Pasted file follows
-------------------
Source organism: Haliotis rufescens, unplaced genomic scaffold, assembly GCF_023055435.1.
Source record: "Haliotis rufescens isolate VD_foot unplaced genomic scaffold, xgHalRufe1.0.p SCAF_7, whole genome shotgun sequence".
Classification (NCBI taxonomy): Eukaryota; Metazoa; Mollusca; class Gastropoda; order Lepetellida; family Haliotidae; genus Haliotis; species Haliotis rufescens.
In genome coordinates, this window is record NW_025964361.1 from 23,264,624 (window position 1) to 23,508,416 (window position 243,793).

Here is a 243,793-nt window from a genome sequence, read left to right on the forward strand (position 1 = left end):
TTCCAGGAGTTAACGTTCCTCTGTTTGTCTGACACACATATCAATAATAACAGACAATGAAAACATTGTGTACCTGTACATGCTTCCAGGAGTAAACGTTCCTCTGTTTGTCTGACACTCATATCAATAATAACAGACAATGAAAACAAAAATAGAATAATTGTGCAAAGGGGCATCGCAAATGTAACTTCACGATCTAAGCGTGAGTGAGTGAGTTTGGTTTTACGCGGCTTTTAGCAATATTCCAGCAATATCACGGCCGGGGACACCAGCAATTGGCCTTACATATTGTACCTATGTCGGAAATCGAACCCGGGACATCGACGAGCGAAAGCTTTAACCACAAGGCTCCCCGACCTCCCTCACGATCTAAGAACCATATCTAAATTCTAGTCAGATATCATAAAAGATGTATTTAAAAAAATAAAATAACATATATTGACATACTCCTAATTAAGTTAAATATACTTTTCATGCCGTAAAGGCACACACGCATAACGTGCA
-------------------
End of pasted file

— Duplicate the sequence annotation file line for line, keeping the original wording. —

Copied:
Source organism: Haliotis rufescens, unplaced genomic scaffold, assembly GCF_023055435.1.
Source record: "Haliotis rufescens isolate VD_foot unplaced genomic scaffold, xgHalRufe1.0.p SCAF_7, whole genome shotgun sequence".
Classification (NCBI taxonomy): Eukaryota; Metazoa; Mollusca; class Gastropoda; order Lepetellida; family Haliotidae; genus Haliotis; species Haliotis rufescens.
In genome coordinates, this window is record NW_025964361.1 from 23,264,624 (window position 1) to 23,508,416 (window position 243,793).

Here is a 243,793-nt window from a genome sequence, read left to right on the forward strand (position 1 = left end):
TTCCAGGAGTTAACGTTCCTCTGTTTGTCTGACACACATATCAATAATAACAGACAATGAAAACATTGTGTACCTGTACATGCTTCCAGGAGTAAACGTTCCTCTGTTTGTCTGACACTCATATCAATAATAACAGACAATGAAAACAAAAATAGAATAATTGTGCAAAGGGGCATCGCAAATGTAACTTCACGATCTAAGCGTGAGTGAGTGAGTTTGGTTTTACGCGGCTTTTAGCAATATTCCAGCAATATCACGGCCGGGGACACCAGCAATTGGCCTTACATATTGTACCTATGTCGGAAATCGAACCCGGGACATCGACGAGCGAAAGCTTTAACCACAAGGCTCCCCGACCTCCCTCACGATCTAAGAACCATATCTAAATTCTAGTCAGATATCATAAAAGATGTATTTAAAAAAATAAAATAACATATATTGACATACTCCTAATTAAGTTAAATATACTTTTCATGCCGTAAAGGCACACACGCATAACGTGCA